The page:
Illinois’ recreational weed laws went into effect on January 1, 2020. Read on to learn where the Prairie State’s regulated cannabis industry stands one year later and how you can get legal weed in Illinois.
Possession and Purchasing Limits
Illinois residents age 21 and over will be able to possess:
- Up to 30 grams of cannabis flower
- 5 grams of concentrate
- A maximum of 500 mg of THC within a cannabis-infused product
Medical patients who are registered in the medical program are permitted to possess more than 30 grams of flower if they personally grow and secure the excess quantity.
Non-residents of Illinois will be able to possess:
- 15 grams of cannabis flower
- 5 grams of concentrate
- A maximum of 250 mg of THC within a cannabis-infused product
Cannabis can be purchased from an Illinois-regulated dispensary, most of which are licensed to sell both medical and recreational cannabis.
Social Equity Program
One of the most socially powerful aspects of Illinois’ recreational law is the intentionality with which it approaches social equity through cannabis reform. The Drug War, particularly enforcement of cannabis prohibition, has wreaked havoc on marginalized communities. As Gov. Pritzker said in a statement, Illinois’ “equity-centric approach” to cannabis reform “will have a transformational impact on our state, creating opportunity in the communities that need it most and giving so many a second chance.”
The program will include the following initiatives:
- the creation of a $30 million low-interest loan program designed to assist with the startup costs of opening a licensed cannabis business. The loan will be available for qualifying social equity applicants.
- the creation of a “social equity applicant” status for Illinois residents or those who employ them who have been convicted of a drug related crime that would be expunged under the Cannabis Regulation and Tax Act.
- the establishment of an investment program designed to Restore, Reinvest, and Renew to address economic development, violence prevention services, re-entry services, youth development, and civil legal aid.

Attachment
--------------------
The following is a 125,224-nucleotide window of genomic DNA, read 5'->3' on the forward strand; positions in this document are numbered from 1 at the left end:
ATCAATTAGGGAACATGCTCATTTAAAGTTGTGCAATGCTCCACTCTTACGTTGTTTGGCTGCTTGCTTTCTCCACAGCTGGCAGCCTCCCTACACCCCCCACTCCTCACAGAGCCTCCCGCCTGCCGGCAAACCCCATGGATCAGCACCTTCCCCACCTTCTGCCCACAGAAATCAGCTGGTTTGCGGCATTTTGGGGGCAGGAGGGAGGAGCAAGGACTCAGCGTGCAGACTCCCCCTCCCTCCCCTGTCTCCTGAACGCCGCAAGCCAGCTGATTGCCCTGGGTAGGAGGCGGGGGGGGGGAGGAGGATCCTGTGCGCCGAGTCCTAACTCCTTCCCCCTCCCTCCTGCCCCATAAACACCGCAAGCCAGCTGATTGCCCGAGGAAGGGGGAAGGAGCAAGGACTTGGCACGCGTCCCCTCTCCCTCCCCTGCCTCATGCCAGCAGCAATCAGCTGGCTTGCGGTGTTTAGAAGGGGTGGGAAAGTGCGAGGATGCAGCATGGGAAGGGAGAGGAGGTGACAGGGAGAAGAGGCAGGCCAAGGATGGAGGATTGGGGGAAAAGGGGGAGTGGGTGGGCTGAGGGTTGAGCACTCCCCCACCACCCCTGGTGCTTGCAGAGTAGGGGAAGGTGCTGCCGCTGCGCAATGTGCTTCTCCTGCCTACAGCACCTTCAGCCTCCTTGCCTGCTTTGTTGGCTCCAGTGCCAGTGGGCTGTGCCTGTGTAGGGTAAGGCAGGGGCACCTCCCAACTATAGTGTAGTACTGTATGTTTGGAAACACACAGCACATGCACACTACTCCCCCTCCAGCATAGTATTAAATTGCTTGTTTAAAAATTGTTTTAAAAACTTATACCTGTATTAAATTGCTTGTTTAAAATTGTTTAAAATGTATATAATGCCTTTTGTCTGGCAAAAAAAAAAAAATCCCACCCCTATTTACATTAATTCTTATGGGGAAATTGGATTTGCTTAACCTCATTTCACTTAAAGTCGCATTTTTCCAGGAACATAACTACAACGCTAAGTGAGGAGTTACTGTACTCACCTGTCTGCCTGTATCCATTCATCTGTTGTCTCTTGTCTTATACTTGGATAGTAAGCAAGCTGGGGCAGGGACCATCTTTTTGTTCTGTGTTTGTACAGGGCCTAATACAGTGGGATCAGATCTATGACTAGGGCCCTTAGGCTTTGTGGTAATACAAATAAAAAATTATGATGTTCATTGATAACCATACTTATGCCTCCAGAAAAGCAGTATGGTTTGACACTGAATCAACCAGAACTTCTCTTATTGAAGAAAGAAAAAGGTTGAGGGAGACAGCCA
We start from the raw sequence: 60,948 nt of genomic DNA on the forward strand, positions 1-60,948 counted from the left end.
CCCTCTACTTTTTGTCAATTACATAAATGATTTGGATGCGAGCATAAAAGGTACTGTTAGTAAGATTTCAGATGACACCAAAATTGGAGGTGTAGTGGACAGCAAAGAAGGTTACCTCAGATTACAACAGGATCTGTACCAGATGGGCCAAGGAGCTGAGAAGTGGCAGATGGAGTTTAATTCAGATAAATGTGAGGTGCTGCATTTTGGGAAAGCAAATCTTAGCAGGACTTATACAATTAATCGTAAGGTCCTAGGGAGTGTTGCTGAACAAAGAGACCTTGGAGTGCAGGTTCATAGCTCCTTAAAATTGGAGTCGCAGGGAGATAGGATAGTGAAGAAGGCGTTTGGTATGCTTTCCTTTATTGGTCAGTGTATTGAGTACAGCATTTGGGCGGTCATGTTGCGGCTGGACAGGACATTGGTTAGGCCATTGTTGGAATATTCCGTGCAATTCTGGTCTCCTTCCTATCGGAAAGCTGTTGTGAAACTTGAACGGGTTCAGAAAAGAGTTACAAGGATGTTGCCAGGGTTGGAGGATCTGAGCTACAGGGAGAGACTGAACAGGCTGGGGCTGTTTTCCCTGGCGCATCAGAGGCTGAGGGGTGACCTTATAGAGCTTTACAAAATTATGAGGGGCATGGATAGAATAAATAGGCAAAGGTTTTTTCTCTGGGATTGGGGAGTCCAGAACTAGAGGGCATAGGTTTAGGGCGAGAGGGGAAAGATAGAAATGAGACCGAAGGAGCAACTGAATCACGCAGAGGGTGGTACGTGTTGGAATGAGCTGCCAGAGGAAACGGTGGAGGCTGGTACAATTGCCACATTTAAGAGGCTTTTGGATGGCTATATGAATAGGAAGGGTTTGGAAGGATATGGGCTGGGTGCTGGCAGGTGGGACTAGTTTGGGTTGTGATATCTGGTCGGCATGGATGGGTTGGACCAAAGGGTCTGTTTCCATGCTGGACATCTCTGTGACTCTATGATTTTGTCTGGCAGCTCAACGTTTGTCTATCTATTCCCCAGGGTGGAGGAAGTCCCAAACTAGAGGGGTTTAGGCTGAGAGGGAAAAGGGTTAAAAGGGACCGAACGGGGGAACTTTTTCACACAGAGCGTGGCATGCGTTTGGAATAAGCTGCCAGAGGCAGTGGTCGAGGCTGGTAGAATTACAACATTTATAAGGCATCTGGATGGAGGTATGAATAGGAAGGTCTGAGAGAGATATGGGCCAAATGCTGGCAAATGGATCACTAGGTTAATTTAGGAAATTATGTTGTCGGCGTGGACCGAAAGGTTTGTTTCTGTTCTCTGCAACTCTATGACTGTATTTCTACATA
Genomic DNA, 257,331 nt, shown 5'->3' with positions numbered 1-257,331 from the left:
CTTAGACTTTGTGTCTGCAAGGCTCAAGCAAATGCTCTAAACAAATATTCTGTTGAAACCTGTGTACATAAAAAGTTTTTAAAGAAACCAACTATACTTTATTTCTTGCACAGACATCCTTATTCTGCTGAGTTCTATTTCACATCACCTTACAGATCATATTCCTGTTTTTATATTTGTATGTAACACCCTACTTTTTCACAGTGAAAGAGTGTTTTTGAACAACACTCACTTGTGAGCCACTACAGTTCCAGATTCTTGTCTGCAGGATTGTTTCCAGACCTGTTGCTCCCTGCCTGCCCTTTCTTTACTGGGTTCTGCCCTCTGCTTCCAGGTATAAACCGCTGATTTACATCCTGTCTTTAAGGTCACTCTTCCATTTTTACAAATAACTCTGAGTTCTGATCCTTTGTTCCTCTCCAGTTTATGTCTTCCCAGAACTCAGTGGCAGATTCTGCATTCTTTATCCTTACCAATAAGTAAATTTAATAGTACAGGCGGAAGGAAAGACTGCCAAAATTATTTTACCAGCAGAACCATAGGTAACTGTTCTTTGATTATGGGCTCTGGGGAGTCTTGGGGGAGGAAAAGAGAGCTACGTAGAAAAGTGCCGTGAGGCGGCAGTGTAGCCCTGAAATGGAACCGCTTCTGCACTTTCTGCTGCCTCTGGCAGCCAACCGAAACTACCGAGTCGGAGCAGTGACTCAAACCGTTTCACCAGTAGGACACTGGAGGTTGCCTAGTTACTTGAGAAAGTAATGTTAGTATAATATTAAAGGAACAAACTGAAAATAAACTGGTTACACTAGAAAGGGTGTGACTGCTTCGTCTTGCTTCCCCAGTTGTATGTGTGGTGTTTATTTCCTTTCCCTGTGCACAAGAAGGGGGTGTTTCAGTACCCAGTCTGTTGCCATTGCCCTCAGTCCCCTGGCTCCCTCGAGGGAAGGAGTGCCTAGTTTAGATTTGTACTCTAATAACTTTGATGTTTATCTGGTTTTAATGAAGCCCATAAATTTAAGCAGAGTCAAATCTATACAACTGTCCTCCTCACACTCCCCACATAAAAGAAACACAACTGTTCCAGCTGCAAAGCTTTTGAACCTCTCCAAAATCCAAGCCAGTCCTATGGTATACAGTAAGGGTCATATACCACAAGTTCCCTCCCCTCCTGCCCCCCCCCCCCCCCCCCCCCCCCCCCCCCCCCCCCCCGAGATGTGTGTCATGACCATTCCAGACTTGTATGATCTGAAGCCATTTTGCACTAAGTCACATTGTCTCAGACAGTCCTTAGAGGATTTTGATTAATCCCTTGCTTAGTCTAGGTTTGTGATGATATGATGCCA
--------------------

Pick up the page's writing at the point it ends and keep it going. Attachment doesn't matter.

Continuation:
- an avenue for the expungement of non-violent, drug-related crimes
At the end of 2020, Gov. JB Pritzker revealed that nearly 500,000 cannabis records have been pardoned or expunged at the state in compliance with the social equity mandates outlined in Illinois’ law. Local jurisdictions have until January 21 to expunge cannabis arrest records.
Due to the Covid epidemic and problems scoring social equity applications, Illinois’ deadline to award 75 social equity licenses last summer was delayed, disappointing hundreds of social equity applicants who fear that they will lose the investors, real estate and capital they secured in order to complete their applications. At the beginning of 2021, only 21 applicants qualify for the lottery of 75 available social equity licenses.
The public consumption of cannabis is prohibited. This includes the following locations:
- school grounds (medical users are exempt)
- motor vehicles
- correctional facilities
- in close proximity to someone under age 21
Consumers can use cannabis in a private residence as long as use is hidden from public view. Landlords and higher education institutions have the right to ban cannabis use.
Illinois recreational cannabis laws made it possible for local jurisdictions to approve cannabis lounges, social establishments where cannabis consumers can purchase cannabis and consume it on site. Springfield is the first Illinois city to approve a cannabis lounge. The Illinois Supply and Provisions consumption lounge will be the first of its kind in the state. It’s set to open in April 2021.
Driving Under the Influence
Driving under the influence of cannabis is illegal in Illinois. Drivers with 5 nanograms or more THC in their blood will be found guilty of a DUI. Penalties include a license suspension for up to 6 months for a first-time offense (subsequent offenses within 5 years can lead to 1 year’s suspension).
According to Federal and Illinois law, it is illegal to take cannabis across state lines even if you are coming from or returning to a cannabis-legal state. If you are visiting the state, you will have to consume your cannabis while in Illinois and safely dispose of whatever you do not consume before heading to the airport, bus or train station, or driving home.